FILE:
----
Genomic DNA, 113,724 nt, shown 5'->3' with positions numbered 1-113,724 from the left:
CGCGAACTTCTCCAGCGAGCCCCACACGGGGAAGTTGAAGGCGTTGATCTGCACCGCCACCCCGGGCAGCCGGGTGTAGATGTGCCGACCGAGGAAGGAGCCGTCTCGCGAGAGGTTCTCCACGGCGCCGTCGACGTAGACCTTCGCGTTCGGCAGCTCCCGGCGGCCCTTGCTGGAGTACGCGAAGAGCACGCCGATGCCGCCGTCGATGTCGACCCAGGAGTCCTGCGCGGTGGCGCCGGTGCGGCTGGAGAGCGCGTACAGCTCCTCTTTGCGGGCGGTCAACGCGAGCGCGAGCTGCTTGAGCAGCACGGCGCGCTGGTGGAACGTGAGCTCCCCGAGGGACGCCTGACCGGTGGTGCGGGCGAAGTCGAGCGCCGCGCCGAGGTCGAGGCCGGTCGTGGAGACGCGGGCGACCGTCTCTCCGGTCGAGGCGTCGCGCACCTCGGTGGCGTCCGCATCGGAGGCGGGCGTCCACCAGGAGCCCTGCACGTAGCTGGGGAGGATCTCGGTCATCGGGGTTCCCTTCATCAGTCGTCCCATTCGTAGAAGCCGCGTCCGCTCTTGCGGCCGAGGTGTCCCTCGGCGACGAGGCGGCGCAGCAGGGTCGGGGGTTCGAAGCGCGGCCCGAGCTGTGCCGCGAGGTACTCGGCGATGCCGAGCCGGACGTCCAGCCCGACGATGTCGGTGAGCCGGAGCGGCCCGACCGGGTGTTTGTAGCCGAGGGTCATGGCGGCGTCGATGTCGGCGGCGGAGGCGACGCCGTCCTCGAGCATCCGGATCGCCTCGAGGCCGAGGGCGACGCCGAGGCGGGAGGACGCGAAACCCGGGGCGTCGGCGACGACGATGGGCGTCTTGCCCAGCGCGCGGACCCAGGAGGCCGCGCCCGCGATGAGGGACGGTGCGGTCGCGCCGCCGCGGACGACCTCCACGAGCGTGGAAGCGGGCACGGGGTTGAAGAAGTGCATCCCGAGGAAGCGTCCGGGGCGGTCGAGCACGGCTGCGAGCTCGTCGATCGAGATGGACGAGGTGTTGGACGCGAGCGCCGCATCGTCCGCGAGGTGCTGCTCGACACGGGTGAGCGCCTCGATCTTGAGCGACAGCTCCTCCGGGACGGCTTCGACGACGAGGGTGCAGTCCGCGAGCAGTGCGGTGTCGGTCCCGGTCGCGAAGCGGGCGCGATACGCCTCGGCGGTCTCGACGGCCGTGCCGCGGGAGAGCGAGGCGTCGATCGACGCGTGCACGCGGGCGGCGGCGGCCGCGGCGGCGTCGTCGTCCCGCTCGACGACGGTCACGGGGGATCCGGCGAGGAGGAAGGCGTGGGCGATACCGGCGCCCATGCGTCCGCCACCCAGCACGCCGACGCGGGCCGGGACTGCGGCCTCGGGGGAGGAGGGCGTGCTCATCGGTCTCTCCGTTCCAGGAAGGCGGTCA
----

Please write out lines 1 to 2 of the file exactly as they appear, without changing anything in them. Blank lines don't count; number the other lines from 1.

Genomic DNA, 113,724 nt, shown 5'->3' with positions numbered 1-113,724 from the left:
CGCGAACTTCTCCAGCGAGCCCCACACGGGGAAGTTGAAGGCGTTGATCTGCACCGCCACCCCGGGCAGCCGGGTGTAGATGTGCCGACCGAGGAAGGAGCCGTCTCGCGAGAGGTTCTCCACGGCGCCGTCGACGTAGACCTTCGCGTTCGGCAGCTCCCGGCGGCCCTTGCTGGAGTACGCGAAGAGCACGCCGATGCCGCCGTCGATGTCGACCCAGGAGTCCTGCGCGGTGGCGCCGGTGCGGCTGGAGAGCGCGTACAGCTCCTCTTTGCGGGCGGTCAACGCGAGCGCGAGCTGCTTGAGCAGCACGGCGCGCTGGTGGAACGTGAGCTCCCCGAGGGACGCCTGACCGGTGGTGCGGGCGAAGTCGAGCGCCGCGCCGAGGTCGAGGCCGGTCGTGGAGACGCGGGCGACCGTCTCTCCGGTCGAGGCGTCGCGCACCTCGGTGGCGTCCGCATCGGAGGCGGGCGTCCACCAGGAGCCCTGCACGTAGCTGGGGAGGATCTCGGTCATCGGGGTTCCCTTCATCAGTCGTCCCATTCGTAGAAGCCGCGTCCGCTCTTGCGGCCGAGGTGTCCCTCGGCGACGAGGCGGCGCAGCAGGGTCGGGGGTTCGAAGCGCGGCCCGAGCTGTGCCGCGAGGTACTCGGCGATGCCGAGCCGGACGTCCAGCCCGACGATGTCGGTGAGCCGGAGCGGCCCGACCGGGTGTTTGTAGCCGAGGGTCATGGCGGCGTCGATGTCGGCGGCGGAGGCGACGCCGTCCTCGAGCATCCGGATCGCCTCGAGGCCGAGGGCGACGCCGAGGCGGGAGGACGCGAAACCCGGGGCGTCGGCGACGACGATGGGCGTCTTGCCCAGCGCGCGGACCCAGGAGGCCGCGCCCGCGATGAGGGACGGTGCGGTCGCGCCGCCGCGGACGACCTCCACGAGCGTGGAAGCGGGCACGGGGTTGAAGAAGTGCATCCCGAGGAAGCGTCCGGGGCGGTCGAGCACGGCTGCGAGCTCGTCGATCGAGATGGACGAGGTGTTGGACGCGAGCGCCGCATCGTCCGCGAGGTGCTGCTCGACACGGGTGAGCGCCTCGATCTTGAGCGACAGCTCCTCCGGGACGGCTTCGACGACGAGGGTGCAGTCCGCGAGCAGTGCGGTGTCGGTCCCGGTCGCGAAGCGGGCGCGATACGCCTCGGCGGTCTCGACGGCCGTGCCGCGGGAGAGCGAGGCGTCGATCGACGCGTGCACGCGGGCGGCGGCGGCCGCGGCGGCGTCGTCGTCCCGCTCGACGACGGTCACGGGGGATCCGGCGAGGAGGAAGGCGTGGGCGATACCGGCGCCCATGCGTCCGCCACCCAGCACGCCGACGCGGGCCGGGACTGCGGCCTCGGGGGAGGAGGGCGTGCTCATCGGTCTCTCCGTTCCAGGAAGGCGGTCA